The Role of Social Cognition in Post-Traumatic Stress Disorder (PTSD): A Structured Literature Review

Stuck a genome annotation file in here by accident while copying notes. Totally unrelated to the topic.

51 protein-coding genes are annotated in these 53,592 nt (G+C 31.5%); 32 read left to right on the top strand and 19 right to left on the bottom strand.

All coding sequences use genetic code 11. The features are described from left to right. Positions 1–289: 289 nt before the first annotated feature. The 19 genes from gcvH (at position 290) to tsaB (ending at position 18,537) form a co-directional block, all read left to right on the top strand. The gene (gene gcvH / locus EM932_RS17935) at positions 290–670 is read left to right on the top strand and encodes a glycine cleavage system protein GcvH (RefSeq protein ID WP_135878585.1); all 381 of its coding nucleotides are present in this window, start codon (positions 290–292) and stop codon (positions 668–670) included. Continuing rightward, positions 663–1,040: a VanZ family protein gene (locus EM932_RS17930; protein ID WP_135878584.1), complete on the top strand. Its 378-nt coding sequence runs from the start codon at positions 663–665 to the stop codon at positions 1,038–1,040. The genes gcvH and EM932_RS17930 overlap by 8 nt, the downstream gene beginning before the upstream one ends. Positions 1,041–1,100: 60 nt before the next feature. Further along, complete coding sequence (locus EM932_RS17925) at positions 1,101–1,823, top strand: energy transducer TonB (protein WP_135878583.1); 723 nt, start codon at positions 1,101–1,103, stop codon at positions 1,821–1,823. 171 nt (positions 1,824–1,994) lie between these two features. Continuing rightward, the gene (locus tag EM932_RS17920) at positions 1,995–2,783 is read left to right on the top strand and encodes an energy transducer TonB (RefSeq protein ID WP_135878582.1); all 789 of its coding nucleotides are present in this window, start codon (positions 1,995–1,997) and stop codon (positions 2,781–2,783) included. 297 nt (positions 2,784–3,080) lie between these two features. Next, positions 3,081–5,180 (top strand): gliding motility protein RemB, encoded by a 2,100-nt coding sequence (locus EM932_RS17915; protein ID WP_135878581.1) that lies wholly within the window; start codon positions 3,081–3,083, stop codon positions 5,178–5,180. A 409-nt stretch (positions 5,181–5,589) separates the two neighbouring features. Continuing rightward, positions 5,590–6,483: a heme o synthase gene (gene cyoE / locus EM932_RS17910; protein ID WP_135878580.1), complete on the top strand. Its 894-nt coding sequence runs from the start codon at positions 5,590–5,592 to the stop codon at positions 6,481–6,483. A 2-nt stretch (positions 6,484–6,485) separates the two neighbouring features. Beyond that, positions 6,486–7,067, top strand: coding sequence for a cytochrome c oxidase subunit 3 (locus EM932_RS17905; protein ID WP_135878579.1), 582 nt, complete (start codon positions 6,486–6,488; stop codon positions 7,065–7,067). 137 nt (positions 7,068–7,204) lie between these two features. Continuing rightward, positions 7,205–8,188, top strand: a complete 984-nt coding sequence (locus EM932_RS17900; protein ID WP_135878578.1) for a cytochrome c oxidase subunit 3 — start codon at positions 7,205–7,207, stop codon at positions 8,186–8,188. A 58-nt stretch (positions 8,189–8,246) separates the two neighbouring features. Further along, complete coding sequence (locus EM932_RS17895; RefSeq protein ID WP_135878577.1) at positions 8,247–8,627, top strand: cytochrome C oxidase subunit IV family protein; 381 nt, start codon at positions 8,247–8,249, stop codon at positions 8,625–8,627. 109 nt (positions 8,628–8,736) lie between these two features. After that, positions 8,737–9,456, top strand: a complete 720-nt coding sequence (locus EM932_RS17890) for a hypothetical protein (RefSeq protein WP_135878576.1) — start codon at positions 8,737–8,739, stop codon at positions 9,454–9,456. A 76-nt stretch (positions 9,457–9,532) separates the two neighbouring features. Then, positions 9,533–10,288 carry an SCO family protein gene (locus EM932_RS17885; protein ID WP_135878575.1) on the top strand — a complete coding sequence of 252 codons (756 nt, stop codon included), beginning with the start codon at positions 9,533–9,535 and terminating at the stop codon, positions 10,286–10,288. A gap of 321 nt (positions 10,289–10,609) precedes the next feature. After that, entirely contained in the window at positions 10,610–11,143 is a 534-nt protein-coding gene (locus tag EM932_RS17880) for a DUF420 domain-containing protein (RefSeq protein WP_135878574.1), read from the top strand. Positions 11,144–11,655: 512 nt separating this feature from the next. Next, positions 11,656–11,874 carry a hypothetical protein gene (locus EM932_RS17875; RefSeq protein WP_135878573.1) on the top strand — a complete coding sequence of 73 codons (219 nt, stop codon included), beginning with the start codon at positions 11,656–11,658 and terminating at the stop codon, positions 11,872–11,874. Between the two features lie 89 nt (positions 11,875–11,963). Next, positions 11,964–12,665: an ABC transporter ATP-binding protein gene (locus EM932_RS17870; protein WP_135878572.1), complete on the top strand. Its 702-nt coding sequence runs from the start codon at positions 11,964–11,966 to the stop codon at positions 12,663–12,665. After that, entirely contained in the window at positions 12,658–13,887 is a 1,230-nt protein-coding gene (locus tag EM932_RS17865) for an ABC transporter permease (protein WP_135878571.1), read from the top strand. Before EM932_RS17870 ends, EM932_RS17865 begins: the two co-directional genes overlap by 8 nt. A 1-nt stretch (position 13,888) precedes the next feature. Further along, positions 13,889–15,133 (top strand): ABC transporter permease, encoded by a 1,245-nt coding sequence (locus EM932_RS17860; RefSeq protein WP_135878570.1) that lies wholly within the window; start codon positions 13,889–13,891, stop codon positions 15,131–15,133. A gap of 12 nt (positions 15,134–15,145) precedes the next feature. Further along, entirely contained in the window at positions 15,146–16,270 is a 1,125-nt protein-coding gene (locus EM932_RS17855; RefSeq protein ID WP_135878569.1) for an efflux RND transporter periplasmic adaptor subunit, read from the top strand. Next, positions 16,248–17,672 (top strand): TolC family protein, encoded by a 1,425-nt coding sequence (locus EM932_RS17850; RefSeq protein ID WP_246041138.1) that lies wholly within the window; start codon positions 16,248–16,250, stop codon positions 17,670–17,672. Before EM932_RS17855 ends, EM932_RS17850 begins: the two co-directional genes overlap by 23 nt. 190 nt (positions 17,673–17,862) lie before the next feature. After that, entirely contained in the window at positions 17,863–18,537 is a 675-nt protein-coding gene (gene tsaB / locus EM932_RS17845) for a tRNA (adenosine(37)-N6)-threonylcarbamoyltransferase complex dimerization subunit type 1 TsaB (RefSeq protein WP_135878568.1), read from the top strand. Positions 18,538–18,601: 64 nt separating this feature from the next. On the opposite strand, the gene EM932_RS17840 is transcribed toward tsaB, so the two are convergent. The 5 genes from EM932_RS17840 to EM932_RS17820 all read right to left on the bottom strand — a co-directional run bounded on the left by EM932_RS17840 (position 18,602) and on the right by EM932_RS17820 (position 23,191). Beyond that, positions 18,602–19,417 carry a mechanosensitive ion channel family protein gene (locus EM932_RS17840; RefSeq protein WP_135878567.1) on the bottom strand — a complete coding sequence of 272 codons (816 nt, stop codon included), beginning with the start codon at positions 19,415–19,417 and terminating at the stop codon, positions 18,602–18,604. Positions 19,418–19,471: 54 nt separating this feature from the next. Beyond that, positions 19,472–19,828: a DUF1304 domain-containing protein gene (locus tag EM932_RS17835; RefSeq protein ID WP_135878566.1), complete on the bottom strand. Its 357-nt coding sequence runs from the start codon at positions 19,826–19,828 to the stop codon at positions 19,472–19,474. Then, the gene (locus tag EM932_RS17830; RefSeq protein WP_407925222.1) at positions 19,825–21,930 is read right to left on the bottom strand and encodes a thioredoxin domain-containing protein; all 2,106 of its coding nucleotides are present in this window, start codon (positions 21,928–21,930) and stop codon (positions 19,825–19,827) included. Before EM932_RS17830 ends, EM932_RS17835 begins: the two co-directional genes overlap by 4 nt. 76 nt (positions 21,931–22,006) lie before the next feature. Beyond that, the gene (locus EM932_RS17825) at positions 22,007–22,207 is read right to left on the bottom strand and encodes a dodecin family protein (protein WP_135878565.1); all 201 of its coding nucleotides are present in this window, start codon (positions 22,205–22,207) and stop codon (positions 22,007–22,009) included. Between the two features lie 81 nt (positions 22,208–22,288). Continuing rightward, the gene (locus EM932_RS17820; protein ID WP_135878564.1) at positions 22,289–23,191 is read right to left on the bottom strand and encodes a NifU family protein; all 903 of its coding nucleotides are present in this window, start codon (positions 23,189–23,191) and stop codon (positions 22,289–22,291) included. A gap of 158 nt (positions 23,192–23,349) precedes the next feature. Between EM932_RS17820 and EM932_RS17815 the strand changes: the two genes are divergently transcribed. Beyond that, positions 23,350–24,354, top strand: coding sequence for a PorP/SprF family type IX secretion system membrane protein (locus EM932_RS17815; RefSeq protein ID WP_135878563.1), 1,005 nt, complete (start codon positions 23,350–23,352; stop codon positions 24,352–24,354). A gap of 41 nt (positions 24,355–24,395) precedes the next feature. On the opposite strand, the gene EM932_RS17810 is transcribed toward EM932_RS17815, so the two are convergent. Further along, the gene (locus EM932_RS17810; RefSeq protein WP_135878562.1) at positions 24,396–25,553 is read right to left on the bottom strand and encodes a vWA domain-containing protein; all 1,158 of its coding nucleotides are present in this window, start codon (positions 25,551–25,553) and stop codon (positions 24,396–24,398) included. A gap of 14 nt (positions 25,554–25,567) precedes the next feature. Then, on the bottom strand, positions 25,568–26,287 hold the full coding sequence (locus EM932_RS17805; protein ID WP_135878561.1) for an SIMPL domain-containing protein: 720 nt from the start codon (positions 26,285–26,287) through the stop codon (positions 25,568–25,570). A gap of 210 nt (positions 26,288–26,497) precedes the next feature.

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Post-traumatic stress disorder (PTSD) is a psychiatric disorder which can significantly impair individuals in their daily functioning. Not every person who experiences a traumatic event however develops pathology. Research supports the availability of social support, individual adaptive coping styles and effective implicit emotion regulation as resilience factors against PTSD development. Risk factors include specific features of an event, pre-existing attributes and lack of post-traumatic social support. Furthermore, social cognitive impairments are common and debilitating manifestations in PTSD patients, leading to reduced social support. The acceptance of social support is known to be of great importance for the processing of the traumatic experience. Thus, exploring the association between PTSD and different social cognitive domains seems to be worthwhile. The current literature review mainly considers cognitive empathy processes, including theory of mind (ToM), emotion recognition and social perception, but attributional styles are also discussed. Although its limitations, insights in the neural correlates of social cognitive processes may be a valuable, non-invasive manner in trying to understand dysregulated emotional processing in PTSD patients. Considering brain regions, the amygdala, hippocampus, and prefrontal cortex appear to play an important role in the pathophysiology of PTSD. No consensus yet is reached whether amygdala activity is heightened in PTSD or not, which might be attributed to comorbidity problems and heterogeneity of study designs. However, decreased hippocampal volume is repeatedly shown. FMRI studies also show reduced hippocampal activation. Lastly, studies often show less activation or even deactivation in ventral medial PFC regions, including the anterior cingulate cortex. However, other studies have undermined this. A mutual consensus whether vmPFC activity is decreased in PTSD is therefore not yet agreed on. In conclusion, social cognition plays an important role in PTSD. Systematic assessment of social cognition in clinical practice is of the essence, in order to enhance treatment decision-making and outcomes, to ultimately provide the best care for the patient.